Pavement bumpy ahead for Astec

Pavement bumpy ahead for Astec

October 21st, 2009 by Amy Williams in Business

Staff File Photo by John Rawlston Richard Beene prepares a portable surge bin for shipment at Astec Industries.

Staff File Photo by John Rawlston Richard Beene prepares...

Shares of Astec Industries Inc. fell 6.77 percent Tuesday to $25.61 a share after the company reported a slump in revenues and profits for its third quarter.

The Chattanooga-based maker of road-building equipment reported revenues of $166 million in the third quarter, a decline of 30 percent from $237 million during the third quarter one year ago.

During the quarter, Astec's net income attributable to controlling interest fell 79 percent to $3.3 million or 15 cents per diluted share compared with $16 million or 71 cents per diluted share in the same period in 2008.

The company's chief executive, J. Don Brock, said Astec's customers remain cautious and are reluctant to make major purchases in the current economic environment.

"The failure of Congress to renew the highway bill creates uncertainty about future funding impacting capital equipment purchasing behavior," Mr. Brock said.

The company reported domestic sales of $101.3 million during the third quarter of the year compared with $135.3 million during the third quarter of 2008. International sales also fell, with the company reporting $64.8 million during the quarter compared with $102.1 million in the same period last year.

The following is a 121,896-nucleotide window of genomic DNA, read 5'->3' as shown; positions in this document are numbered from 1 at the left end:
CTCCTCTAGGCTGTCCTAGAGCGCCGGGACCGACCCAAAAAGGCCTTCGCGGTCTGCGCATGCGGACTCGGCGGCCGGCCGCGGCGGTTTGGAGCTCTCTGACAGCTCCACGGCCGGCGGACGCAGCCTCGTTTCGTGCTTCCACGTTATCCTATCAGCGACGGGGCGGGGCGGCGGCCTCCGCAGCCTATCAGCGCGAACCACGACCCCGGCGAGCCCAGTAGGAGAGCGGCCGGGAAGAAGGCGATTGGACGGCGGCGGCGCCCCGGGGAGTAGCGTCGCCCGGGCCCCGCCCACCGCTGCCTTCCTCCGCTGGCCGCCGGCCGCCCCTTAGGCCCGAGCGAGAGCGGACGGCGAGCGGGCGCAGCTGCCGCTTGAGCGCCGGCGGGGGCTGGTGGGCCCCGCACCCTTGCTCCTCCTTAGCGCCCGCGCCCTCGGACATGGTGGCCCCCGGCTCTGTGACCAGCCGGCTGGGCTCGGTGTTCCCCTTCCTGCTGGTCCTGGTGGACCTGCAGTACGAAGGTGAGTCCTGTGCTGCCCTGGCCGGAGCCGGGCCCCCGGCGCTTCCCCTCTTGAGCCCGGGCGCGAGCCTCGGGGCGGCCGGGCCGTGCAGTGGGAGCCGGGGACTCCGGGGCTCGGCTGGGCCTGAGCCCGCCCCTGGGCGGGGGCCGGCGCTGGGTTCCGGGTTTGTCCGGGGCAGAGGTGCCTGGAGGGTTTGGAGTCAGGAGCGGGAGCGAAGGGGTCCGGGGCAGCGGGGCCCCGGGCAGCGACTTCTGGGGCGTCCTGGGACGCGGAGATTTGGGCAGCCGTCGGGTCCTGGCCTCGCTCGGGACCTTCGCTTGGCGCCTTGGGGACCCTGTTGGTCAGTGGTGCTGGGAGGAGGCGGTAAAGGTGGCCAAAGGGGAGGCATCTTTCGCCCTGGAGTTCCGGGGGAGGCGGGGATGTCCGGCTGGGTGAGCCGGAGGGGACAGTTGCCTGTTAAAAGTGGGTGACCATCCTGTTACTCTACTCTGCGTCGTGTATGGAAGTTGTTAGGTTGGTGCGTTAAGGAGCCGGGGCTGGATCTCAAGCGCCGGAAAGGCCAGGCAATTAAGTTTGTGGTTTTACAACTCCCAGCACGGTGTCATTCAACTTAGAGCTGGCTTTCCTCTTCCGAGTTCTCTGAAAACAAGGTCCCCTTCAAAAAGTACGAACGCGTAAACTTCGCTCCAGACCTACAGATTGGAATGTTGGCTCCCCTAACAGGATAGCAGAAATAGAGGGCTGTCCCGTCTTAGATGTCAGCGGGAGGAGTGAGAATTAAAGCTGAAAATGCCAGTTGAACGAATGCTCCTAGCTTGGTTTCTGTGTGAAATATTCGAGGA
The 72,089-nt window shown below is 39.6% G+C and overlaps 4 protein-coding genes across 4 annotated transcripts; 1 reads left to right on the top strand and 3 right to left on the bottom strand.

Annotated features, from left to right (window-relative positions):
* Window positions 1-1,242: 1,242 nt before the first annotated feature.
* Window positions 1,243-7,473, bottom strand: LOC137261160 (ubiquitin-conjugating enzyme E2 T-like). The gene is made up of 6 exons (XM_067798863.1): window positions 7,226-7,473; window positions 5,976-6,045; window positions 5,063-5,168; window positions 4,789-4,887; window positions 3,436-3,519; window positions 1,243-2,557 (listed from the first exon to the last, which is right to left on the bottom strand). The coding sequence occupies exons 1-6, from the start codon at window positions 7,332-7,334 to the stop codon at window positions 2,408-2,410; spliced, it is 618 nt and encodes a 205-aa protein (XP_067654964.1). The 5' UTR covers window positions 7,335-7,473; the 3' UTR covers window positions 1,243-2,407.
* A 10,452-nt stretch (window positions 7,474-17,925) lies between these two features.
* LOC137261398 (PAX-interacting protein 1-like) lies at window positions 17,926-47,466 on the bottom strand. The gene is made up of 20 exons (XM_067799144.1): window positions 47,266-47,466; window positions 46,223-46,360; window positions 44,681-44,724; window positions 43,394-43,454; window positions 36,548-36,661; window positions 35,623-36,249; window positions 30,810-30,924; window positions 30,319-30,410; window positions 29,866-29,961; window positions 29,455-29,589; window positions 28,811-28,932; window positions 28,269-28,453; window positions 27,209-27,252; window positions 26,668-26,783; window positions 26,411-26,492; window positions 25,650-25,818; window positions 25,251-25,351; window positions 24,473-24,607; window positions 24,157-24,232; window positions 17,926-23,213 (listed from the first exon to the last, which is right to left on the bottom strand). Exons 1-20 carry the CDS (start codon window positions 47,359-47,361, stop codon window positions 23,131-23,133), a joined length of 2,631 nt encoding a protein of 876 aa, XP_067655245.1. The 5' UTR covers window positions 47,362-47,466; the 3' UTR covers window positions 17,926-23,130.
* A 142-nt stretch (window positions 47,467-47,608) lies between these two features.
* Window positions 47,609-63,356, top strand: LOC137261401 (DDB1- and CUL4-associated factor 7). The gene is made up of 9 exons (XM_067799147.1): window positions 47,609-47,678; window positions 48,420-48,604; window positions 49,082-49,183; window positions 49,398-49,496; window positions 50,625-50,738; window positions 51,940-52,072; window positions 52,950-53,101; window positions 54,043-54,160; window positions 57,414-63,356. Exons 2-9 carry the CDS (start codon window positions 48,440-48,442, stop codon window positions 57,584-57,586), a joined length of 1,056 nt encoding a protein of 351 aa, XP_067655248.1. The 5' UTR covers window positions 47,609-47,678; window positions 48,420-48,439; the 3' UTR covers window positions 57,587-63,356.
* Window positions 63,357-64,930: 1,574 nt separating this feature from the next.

Analyst Arnie Ursaner with CJS Securities said Mr. Brock and investors are disappointed with the quarter, and that the company is much more cautious on its outlook for the final quarter of the year and for next year.

"There is a tremendous amount of uncertainty on the domestic part of their business," Mr. Ursaner said. "They are hopeful that the international piece will show 40 percent growth next year and offset the weakness expected in the domestic side."

A combination of factors will bring a very flat 2010, Mr. Ursaner said. They include very strong growth on the international front combined with a weak dollar offset by very slow trends domestically and the delay of the highway bill.